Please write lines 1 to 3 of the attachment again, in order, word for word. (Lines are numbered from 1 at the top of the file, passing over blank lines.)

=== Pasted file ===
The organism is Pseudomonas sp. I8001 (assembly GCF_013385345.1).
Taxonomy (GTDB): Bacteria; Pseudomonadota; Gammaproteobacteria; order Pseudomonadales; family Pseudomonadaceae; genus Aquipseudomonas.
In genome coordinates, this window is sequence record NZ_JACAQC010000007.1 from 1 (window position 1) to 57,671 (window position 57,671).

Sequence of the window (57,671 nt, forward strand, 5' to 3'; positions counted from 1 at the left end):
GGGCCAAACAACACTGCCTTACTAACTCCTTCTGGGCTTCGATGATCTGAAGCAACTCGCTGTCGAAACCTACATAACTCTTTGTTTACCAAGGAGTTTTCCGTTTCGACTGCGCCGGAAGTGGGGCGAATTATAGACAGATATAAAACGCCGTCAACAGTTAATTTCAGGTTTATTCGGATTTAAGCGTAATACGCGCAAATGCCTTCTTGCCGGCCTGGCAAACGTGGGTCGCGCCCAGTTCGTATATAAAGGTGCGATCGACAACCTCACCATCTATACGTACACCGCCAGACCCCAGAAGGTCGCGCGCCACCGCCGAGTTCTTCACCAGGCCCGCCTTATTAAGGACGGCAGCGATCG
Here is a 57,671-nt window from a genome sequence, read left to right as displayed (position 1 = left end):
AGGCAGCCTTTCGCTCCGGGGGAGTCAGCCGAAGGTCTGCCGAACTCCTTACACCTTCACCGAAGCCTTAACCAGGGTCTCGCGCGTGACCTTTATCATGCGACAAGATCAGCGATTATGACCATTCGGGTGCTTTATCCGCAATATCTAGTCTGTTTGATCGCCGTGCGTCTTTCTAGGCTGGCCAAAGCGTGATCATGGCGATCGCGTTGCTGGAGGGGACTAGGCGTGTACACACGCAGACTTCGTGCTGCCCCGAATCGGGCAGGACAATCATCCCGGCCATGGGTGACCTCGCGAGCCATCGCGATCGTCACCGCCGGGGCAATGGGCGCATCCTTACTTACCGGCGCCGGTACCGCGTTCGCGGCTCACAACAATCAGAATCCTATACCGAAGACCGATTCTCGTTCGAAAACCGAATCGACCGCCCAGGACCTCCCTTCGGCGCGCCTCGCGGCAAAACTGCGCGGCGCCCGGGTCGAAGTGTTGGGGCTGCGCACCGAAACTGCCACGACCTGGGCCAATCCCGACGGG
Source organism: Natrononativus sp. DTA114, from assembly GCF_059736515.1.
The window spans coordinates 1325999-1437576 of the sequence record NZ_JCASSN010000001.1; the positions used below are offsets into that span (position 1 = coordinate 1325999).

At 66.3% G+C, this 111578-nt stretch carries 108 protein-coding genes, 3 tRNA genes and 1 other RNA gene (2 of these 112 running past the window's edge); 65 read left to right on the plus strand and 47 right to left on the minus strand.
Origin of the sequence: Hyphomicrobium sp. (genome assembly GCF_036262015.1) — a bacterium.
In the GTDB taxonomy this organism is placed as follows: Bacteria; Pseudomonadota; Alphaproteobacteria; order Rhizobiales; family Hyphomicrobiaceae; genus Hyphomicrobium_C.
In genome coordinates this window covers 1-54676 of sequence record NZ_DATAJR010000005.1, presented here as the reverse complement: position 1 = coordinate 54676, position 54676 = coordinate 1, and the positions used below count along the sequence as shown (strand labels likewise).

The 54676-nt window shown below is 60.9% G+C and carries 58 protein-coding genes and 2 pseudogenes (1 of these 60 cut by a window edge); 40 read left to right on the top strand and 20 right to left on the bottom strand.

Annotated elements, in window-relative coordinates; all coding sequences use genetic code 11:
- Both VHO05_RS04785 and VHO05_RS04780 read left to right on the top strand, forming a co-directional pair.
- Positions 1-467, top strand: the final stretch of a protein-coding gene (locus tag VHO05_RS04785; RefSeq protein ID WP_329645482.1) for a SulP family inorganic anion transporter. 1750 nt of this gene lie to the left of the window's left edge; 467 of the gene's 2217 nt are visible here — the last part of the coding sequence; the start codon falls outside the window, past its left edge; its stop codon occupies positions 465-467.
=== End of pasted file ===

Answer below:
The organism is Pseudomonas sp. I8001 (assembly GCF_013385345.1).
Taxonomy (GTDB): Bacteria; Pseudomonadota; Gammaproteobacteria; order Pseudomonadales; family Pseudomonadaceae; genus Aquipseudomonas.
In genome coordinates, this window is sequence record NZ_JACAQC010000007.1 from 1 (window position 1) to 57,671 (window position 57,671).